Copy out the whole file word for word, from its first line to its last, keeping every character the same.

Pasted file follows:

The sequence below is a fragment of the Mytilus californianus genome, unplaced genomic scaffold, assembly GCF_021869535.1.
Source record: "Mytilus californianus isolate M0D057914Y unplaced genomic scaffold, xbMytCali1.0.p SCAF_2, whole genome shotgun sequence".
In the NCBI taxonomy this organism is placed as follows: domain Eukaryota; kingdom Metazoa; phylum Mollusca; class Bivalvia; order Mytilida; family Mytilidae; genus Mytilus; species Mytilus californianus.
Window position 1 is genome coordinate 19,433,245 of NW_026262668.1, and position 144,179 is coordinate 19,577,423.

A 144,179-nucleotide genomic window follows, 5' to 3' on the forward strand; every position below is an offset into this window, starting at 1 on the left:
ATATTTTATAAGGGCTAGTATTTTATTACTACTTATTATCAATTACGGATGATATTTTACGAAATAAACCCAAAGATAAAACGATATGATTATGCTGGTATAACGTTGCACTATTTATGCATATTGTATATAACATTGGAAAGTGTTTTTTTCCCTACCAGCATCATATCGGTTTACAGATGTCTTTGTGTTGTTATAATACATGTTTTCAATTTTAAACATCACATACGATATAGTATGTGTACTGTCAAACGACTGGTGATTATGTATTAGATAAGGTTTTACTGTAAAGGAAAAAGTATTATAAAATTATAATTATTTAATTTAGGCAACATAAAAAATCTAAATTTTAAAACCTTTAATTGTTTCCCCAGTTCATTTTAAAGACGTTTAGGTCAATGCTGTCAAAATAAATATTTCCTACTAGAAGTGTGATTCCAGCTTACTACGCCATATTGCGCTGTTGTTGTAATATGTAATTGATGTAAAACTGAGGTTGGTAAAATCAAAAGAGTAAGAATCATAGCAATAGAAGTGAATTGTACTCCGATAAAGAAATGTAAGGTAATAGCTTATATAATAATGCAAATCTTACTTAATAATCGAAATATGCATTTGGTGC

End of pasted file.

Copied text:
The sequence below is a fragment of the Mytilus californianus genome, unplaced genomic scaffold, assembly GCF_021869535.1.
Source record: "Mytilus californianus isolate M0D057914Y unplaced genomic scaffold, xbMytCali1.0.p SCAF_2, whole genome shotgun sequence".
In the NCBI taxonomy this organism is placed as follows: domain Eukaryota; kingdom Metazoa; phylum Mollusca; class Bivalvia; order Mytilida; family Mytilidae; genus Mytilus; species Mytilus californianus.
Window position 1 is genome coordinate 19,433,245 of NW_026262668.1, and position 144,179 is coordinate 19,577,423.

A 144,179-nucleotide genomic window follows, 5' to 3' on the forward strand; every position below is an offset into this window, starting at 1 on the left:
ATATTTTATAAGGGCTAGTATTTTATTACTACTTATTATCAATTACGGATGATATTTTACGAAATAAACCCAAAGATAAAACGATATGATTATGCTGGTATAACGTTGCACTATTTATGCATATTGTATATAACATTGGAAAGTGTTTTTTTCCCTACCAGCATCATATCGGTTTACAGATGTCTTTGTGTTGTTATAATACATGTTTTCAATTTTAAACATCACATACGATATAGTATGTGTACTGTCAAACGACTGGTGATTATGTATTAGATAAGGTTTTACTGTAAAGGAAAAAGTATTATAAAATTATAATTATTTAATTTAGGCAACATAAAAAATCTAAATTTTAAAACCTTTAATTGTTTCCCCAGTTCATTTTAAAGACGTTTAGGTCAATGCTGTCAAAATAAATATTTCCTACTAGAAGTGTGATTCCAGCTTACTACGCCATATTGCGCTGTTGTTGTAATATGTAATTGATGTAAAACTGAGGTTGGTAAAATCAAAAGAGTAAGAATCATAGCAATAGAAGTGAATTGTACTCCGATAAAGAAATGTAAGGTAATAGCTTATATAATAATGCAAATCTTACTTAATAATCGAAATATGCATTTGGTGC